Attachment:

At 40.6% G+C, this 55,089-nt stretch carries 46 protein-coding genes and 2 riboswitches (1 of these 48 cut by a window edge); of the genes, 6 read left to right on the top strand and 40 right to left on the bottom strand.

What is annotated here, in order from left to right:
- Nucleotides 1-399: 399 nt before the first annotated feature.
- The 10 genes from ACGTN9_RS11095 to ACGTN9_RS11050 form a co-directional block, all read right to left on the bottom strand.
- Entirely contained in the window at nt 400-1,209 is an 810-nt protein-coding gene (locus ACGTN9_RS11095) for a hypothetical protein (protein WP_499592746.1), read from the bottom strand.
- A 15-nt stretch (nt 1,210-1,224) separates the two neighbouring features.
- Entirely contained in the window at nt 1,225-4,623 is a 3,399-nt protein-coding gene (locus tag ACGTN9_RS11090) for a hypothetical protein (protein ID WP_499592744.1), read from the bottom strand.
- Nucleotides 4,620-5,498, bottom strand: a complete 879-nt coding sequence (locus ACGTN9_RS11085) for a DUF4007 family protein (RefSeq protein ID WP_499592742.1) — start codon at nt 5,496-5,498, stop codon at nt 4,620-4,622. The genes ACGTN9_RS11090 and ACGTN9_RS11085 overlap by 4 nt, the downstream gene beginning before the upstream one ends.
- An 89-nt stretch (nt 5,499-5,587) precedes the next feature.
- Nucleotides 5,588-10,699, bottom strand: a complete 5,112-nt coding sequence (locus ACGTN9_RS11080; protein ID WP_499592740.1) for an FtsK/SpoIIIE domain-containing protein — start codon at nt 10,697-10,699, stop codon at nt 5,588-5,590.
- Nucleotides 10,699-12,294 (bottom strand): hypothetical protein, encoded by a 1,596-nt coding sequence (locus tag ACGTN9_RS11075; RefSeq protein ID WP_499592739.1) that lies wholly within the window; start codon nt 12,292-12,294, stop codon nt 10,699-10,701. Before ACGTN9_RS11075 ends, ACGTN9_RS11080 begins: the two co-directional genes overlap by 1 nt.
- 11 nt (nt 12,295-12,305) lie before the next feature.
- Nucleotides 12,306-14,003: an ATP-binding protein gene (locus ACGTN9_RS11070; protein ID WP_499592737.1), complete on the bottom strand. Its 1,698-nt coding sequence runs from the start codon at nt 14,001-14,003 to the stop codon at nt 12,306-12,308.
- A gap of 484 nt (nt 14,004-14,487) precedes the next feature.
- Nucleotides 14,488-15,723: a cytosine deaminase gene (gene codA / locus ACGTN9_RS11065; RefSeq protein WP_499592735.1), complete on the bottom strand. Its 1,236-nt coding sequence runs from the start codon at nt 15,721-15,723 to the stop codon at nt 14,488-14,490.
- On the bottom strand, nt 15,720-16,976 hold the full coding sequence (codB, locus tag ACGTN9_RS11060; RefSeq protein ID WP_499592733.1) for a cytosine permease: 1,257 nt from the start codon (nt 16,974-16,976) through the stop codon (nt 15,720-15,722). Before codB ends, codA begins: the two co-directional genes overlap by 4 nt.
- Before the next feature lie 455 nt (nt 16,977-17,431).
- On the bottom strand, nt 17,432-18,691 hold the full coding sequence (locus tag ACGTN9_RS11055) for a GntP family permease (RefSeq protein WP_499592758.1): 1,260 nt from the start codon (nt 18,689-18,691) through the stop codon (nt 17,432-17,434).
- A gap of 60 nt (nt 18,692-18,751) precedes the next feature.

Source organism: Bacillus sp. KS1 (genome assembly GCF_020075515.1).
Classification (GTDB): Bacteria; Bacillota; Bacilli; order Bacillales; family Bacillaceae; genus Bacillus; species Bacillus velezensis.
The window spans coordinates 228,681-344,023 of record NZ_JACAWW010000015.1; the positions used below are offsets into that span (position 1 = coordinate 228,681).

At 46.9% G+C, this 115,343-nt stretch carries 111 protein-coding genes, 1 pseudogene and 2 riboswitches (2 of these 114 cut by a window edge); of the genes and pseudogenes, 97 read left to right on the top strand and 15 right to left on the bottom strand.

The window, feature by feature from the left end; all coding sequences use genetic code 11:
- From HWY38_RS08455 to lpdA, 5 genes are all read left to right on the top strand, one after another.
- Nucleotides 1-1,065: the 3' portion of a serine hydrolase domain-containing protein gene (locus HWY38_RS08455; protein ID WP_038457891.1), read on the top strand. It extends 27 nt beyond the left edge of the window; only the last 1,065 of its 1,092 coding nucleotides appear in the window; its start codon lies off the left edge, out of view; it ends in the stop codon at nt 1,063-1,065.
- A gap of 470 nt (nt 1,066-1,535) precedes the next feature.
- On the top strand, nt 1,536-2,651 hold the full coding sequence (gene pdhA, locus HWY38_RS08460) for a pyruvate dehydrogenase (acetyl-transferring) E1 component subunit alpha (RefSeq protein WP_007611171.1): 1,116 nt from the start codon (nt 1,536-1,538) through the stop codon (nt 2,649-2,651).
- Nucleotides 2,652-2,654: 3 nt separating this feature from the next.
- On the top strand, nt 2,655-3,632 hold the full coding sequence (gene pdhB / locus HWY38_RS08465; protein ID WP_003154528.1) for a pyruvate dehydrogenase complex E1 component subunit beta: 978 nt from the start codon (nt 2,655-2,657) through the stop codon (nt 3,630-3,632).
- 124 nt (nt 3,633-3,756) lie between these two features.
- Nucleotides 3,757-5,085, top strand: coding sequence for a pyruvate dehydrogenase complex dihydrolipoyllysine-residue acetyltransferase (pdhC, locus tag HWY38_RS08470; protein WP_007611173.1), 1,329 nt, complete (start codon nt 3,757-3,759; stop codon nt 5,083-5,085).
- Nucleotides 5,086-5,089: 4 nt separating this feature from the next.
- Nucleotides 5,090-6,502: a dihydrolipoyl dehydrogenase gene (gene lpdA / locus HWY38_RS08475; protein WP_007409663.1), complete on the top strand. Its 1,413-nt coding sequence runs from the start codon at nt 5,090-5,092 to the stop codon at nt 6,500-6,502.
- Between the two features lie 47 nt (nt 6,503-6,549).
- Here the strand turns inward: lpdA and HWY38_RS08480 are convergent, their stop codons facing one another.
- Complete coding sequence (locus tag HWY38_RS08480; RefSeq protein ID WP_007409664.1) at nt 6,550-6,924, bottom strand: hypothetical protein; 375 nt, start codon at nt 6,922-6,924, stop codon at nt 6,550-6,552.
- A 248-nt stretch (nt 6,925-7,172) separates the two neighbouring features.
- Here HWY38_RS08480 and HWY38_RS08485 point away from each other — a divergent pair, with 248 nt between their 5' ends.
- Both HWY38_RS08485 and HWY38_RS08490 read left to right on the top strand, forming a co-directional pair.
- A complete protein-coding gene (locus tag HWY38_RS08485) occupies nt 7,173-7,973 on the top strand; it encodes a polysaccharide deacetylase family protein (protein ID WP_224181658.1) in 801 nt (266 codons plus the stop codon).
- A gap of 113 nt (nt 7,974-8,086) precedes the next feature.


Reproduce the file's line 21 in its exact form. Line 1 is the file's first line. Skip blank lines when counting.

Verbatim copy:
Classification (GTDB): Bacteria; Bacillota; Bacilli; order Bacillales; family Bacillaceae; genus Bacillus; species Bacillus velezensis.